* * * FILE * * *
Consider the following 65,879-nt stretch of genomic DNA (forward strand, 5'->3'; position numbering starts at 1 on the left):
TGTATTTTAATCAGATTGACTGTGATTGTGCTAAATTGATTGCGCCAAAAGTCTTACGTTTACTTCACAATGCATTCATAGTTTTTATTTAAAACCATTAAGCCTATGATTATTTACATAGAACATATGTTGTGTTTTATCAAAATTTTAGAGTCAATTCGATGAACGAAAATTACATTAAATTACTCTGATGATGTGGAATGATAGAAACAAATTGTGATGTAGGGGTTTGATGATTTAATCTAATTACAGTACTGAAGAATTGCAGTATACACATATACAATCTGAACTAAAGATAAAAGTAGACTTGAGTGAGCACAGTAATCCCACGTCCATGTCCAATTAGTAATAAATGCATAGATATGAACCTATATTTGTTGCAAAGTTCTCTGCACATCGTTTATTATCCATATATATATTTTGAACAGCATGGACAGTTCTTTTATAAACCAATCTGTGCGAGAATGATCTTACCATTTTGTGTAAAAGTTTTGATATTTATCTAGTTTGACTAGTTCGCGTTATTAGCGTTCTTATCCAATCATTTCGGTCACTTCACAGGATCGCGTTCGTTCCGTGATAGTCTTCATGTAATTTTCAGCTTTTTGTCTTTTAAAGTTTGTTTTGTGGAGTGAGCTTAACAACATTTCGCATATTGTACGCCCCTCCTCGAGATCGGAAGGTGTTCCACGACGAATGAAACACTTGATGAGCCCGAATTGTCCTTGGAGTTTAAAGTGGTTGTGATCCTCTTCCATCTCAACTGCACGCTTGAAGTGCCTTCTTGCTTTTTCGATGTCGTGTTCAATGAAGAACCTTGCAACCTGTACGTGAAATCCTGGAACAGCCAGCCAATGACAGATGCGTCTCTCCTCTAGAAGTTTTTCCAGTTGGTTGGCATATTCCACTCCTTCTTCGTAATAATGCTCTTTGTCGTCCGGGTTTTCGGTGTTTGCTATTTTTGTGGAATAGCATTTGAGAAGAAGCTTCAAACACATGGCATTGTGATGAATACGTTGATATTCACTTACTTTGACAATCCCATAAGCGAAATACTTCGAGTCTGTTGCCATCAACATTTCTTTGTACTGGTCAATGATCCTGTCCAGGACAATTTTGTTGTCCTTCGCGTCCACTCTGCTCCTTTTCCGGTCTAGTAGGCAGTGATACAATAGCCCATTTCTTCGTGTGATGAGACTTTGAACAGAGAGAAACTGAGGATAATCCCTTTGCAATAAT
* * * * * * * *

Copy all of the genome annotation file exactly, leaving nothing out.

Consider the following 65,879-nt stretch of genomic DNA (forward strand, 5'->3'; position numbering starts at 1 on the left):
TGTATTTTAATCAGATTGACTGTGATTGTGCTAAATTGATTGCGCCAAAAGTCTTACGTTTACTTCACAATGCATTCATAGTTTTTATTTAAAACCATTAAGCCTATGATTATTTACATAGAACATATGTTGTGTTTTATCAAAATTTTAGAGTCAATTCGATGAACGAAAATTACATTAAATTACTCTGATGATGTGGAATGATAGAAACAAATTGTGATGTAGGGGTTTGATGATTTAATCTAATTACAGTACTGAAGAATTGCAGTATACACATATACAATCTGAACTAAAGATAAAAGTAGACTTGAGTGAGCACAGTAATCCCACGTCCATGTCCAATTAGTAATAAATGCATAGATATGAACCTATATTTGTTGCAAAGTTCTCTGCACATCGTTTATTATCCATATATATATTTTGAACAGCATGGACAGTTCTTTTATAAACCAATCTGTGCGAGAATGATCTTACCATTTTGTGTAAAAGTTTTGATATTTATCTAGTTTGACTAGTTCGCGTTATTAGCGTTCTTATCCAATCATTTCGGTCACTTCACAGGATCGCGTTCGTTCCGTGATAGTCTTCATGTAATTTTCAGCTTTTTGTCTTTTAAAGTTTGTTTTGTGGAGTGAGCTTAACAACATTTCGCATATTGTACGCCCCTCCTCGAGATCGGAAGGTGTTCCACGACGAATGAAACACTTGATGAGCCCGAATTGTCCTTGGAGTTTAAAGTGGTTGTGATCCTCTTCCATCTCAACTGCACGCTTGAAGTGCCTTCTTGCTTTTTCGATGTCGTGTTCAATGAAGAACCTTGCAACCTGTACGTGAAATCCTGGAACAGCCAGCCAATGACAGATGCGTCTCTCCTCTAGAAGTTTTTCCAGTTGGTTGGCATATTCCACTCCTTCTTCGTAATAATGCTCTTTGTCGTCCGGGTTTTCGGTGTTTGCTATTTTTGTGGAATAGCATTTGAGAAGAAGCTTCAAACACATGGCATTGTGATGAATACGTTGATATTCACTTACTTTGACAATCCCATAAGCGAAATACTTCGAGTCTGTTGCCATCAACATTTCTTTGTACTGGTCAATGATCCTGTCCAGGACAATTTTGTTGTCCTTCGCGTCCACTCTGCTCCTTTTCCGGTCTAGTAGGCAGTGATACAATAGCCCATTTCTTCGTGTGATGAGACTTTGAACAGAGAGAAACTGAGGATAATCCCTTTGCAATAAT